In Amsterdam, an international team of innovators is working on a solution to the housing crisis, and affordable housing advocates around the world are watching. The project, dubbed the 3D Print Canal House, combines a building site, research center and open exhibition space. (You too can eye the work-in-progress: The site’s open to the public, and there are audio tours. President Barack Obama stopped by for a visit earlier this year.)
Using 3D printing — which builds or “prints” an item layer by layer, based on cross-sections of a three-dimensional digital model — to make houses is much faster, safer and less wasteful than standard construction methods. The result is far more affordable housing; earlier this year, Chinese company WinSun built 10 concrete houses in a single day with the method, at a mere $5,000 each.
Project architects DUS can’t give exact costs for the Amsterdam Canal House yet, but hope the three-year, “research by doing” initiative will thoroughly explore how 3D-printed architecture will affect the building industry.
“The goal is to create a cost-effective building technique for building sustainable and comfortable houses,” says Hans Vermeulen, one of the architects.
The fast, inexpensive and mostly automated technique — actual “construction” will likely require a few weeks at most — make it the perfect solution for public housing and well-suited to cranking out quality replacement housing in disaster areas. Furniture can be printed along with a structure.
“The 3D Print Canal House is a pioneering example and the first house that is being printed on the spot with the largest portable 3D printer,” Vermeulen says. “However, there are quite a few other initiatives on a similar large scale around right now, and chances are there will be more and more over the next months and years.” (When finished in 2017-2018, the site is slated to become a public building and research center.)
While you may be conjuring images of sprawling, cookie-cutter subdivisions, this mass-production method can actually produce custom homes — just feed in a batch of personalized blueprints. Since it creates structures digitally, there are no limitations on complexity or shape. Right angles need no longer rule the day.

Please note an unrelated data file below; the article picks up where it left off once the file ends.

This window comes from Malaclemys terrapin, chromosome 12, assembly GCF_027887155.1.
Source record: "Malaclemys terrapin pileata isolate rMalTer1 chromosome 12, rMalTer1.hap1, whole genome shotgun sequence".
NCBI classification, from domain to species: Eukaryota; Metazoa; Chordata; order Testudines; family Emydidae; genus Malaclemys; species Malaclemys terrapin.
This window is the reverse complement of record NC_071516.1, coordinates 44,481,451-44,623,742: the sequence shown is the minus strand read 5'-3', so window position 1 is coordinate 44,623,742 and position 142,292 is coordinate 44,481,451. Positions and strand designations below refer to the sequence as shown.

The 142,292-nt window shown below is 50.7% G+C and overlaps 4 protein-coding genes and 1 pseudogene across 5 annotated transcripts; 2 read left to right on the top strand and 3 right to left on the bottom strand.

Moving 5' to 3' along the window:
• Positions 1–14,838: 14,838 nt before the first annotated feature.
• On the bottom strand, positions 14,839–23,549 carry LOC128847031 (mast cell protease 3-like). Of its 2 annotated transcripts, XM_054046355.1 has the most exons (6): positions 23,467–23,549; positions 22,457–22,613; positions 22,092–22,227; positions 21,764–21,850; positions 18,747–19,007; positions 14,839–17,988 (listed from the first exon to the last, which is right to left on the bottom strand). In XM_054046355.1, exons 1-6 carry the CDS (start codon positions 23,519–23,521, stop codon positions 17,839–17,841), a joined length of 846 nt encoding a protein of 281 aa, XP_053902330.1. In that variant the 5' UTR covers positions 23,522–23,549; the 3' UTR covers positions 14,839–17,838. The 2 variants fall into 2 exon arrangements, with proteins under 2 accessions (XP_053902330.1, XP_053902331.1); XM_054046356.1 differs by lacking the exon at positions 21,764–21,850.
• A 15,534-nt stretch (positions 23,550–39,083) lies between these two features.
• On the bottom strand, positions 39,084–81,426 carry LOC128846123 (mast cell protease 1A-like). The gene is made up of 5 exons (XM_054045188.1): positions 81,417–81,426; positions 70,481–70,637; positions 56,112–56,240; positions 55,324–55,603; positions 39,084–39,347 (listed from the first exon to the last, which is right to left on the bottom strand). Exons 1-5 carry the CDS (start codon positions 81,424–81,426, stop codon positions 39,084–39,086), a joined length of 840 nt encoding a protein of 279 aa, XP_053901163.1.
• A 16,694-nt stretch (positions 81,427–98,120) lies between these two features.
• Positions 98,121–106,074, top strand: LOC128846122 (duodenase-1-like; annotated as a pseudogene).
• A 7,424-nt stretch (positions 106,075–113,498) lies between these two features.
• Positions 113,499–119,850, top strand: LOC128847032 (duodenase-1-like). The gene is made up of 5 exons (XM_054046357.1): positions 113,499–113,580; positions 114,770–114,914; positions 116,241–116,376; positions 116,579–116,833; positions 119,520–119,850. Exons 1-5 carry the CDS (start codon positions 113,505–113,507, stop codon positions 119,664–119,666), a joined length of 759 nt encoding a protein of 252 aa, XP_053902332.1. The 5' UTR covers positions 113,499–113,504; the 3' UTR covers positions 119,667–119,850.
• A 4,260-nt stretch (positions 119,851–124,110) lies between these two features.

3D-printed architecture does have its drawbacks. The hodgepodge of building codes in different jurisdictions presents a challenge. The Municipality of Amsterdam is partnering with the Canal House project to investigate the ins and outs of 3D-printed building construction when it comes to regulations. (Choosing from a hefty database of pre-approved designs and modifications might make the process easier for future prospective homeowners and zoning commissions.)
Since the technique requires little manual labor, there are also concerns about job loss in the sector. However, Khoshnevis suggests that 3D printing could even out gender inequity in the construction industry, and involve workers in its “more creative” aspects.
While the 3D Print Canal House remains a research and demonstration project, livable 3D-printed houses have already been built. Regulatory issues are being ironed out, and the impressively efficient contour crafting method is projected to enter the construction industry within one to two years. When all the pieces come together, automated mass construction may make housing much more affordable not only for the poor and displaced, but for everyone.
Kate Dougherty is a freelance writer, researcher and geographer. She has written about science, technology and the environment for ideaCONNECTION, Healthy Times Indonesia Magazine, EnvironmentalScience.org and InternetTutorials.net.